They'd rigged up some lights and lugged down some batteries to power them, but the resulting LED-white shine did little to illuminate the cavernous space. The lair they had found. Large parts of it were half-submerged. One room had contained hundreds of crates of puppets, little white things with green hair. They looked harmless until Julia realized that they each had a nozzle set into their grinning mouths leading to a hidden compartment, thankfully empty. The next room over, they'd barely cracked the door when they got hit by an eyewatering stench. They slammed it shut again and retreated to the relative sanity of the big cavern, eyes itching, retching, wheezing.
Percy, who had taken some chemistry back before school was closed, made them rinse their eyes with bottled water. They voted to call it a night, and having made sure the doors were locked, settled into their sleeping bags, keeping one of the lights on and aimed at the wall for some illumination.
An unknown amount of time later, a crash awoke Julia. She sat upright and immediately had the most peculiar sensation. It was as if the universe insisted that no, it wanted to stay aligned that way, and if she was going to mess things up by moving her head, it wasn't going to cooperate. Julia sat very still and opened her eyes. The light on the far wall pulsed. Her stomach clenched. Experimentally, she tried turning her head to the right, where the noise had come from. The universe rotated the other way. Her head wanted to float upwards. She was uncomfortably reminded of magnetic fields. Flux crossed with brain equals force?
Another crash, a bit further from the right yet. She girded herself and turned further, anticipating the unpleasant sensations. Laura had crawled out of her sleeping bag, to the edge of the raised platform where they'd bedded down, and was lying with her head over the side, retching. Julia considered going over to offer aid or comfort, and realized she was more likely to join Laura in the retching if she moved too much. Instead, she fumbled for the bottle of water next to her bag and made herself drink. Steady slow sips, letting her stomach deal with the water, absorb it, dilute whatever it was.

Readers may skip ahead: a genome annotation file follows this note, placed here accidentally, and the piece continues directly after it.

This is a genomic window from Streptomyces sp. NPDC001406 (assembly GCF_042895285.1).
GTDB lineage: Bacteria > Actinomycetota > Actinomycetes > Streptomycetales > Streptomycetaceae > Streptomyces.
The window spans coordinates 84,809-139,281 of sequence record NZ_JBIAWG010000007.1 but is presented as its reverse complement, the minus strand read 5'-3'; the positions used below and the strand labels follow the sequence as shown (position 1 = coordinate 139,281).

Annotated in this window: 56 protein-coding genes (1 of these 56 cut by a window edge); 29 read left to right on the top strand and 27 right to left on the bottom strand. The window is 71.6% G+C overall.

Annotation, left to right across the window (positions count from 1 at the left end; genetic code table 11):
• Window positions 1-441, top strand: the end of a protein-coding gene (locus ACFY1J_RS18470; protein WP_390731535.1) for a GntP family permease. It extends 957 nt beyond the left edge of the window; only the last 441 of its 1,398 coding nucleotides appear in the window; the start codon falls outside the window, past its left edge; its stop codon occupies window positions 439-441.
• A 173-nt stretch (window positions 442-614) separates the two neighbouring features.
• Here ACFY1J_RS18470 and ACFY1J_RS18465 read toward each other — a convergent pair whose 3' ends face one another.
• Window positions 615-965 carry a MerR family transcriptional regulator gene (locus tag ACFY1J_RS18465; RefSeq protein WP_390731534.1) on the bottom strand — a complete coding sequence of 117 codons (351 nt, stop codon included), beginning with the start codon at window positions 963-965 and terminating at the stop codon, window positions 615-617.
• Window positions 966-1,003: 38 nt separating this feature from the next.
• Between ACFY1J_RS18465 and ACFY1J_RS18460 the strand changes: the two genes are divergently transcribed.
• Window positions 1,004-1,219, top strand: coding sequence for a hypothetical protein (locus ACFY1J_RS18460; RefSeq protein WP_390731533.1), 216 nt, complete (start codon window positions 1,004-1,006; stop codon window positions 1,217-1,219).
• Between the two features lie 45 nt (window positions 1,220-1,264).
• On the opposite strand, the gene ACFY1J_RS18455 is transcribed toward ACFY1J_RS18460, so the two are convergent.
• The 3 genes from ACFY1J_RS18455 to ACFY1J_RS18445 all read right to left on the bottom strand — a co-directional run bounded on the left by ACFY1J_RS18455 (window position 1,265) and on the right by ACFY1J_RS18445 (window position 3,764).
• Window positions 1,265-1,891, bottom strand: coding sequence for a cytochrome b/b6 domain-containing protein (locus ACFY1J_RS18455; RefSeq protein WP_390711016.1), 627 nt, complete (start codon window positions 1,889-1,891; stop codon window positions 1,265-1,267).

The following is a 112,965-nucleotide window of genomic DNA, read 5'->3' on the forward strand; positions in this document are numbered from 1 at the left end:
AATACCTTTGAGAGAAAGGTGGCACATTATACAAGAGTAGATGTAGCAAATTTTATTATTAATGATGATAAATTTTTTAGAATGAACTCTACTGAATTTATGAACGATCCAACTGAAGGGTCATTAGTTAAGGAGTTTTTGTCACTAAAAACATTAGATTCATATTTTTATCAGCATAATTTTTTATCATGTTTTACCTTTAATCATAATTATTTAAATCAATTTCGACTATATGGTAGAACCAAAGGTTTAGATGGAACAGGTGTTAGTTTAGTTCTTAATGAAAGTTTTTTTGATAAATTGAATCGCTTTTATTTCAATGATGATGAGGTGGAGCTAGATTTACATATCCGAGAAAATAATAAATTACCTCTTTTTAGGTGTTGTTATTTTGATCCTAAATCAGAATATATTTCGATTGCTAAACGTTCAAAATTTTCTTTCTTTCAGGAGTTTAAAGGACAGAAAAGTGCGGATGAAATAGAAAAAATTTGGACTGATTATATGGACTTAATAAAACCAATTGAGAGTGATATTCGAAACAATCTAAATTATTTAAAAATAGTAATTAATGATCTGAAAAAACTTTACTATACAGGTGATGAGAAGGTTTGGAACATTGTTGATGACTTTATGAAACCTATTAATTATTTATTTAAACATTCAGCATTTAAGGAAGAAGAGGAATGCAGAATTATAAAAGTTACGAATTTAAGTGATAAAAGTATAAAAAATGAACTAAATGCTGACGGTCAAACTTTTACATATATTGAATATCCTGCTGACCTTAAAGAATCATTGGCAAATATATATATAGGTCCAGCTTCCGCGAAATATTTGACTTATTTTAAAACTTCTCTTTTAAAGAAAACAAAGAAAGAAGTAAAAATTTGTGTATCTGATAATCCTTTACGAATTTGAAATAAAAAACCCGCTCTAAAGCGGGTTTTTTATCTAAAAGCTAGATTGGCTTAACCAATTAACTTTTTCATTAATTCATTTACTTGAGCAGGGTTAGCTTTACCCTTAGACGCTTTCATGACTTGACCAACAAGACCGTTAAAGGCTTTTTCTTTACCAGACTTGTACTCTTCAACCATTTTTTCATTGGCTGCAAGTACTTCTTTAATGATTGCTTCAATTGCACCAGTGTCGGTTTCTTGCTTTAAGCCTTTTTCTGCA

Eventually, she must have fallen asleep again. Next time she woke, the lights had been all turned on again and her watch told her it was now noon. Laura and Percy were sitting on a nearby chair, pale but alive.
"What was that stuff?", she croaked.
Percy opened his eyes and made an uncoordinated hand gesture. "Mustard gas? Some hallucinogenic? Not sure. Doesn't seem like his style, somehow."
"Guy who made the botman. Poison sounds too subtle for him. Bot likes punching things more."
Laura nodded her assent at this analysis.
"I think this place was built by one of his adversaries. The people he fought. Maybe he built the bot to fight them, too."
"If this is an example of the kind of thing he was up against, I can almost see his point." Percy said.
That earned him a glare from both of the others. The botmaker might have been very clever, but he certainly had never been reasonable.
They spent the rest of the day recuperating and cautiously exploring the bits of the lair they deemed safe. They found costumes and all kinds of gear and weaponry. In the evening, they reconvened in the cavern, sitting around the huge glass table on the central platform.
"So, it's simple. We kill the Botman. If he was built to hunt these adversaries, he's programmed to prioritize them. If we can make him think they're back, he'll go after them, and we can lure him, trap him and kill him."
Julia kept spinning on her chair and considered his idea. It was crazily dangerous, but if they succeeded: No more curfew, no more disappearances, no more being accosted by a seven foot tall killing machine, asked questions where the slightest wrong answer might see you killed or carried off. No more off-limits zones, constant road closures, screams in the night. Hell, she even missed school.
"Let's do it."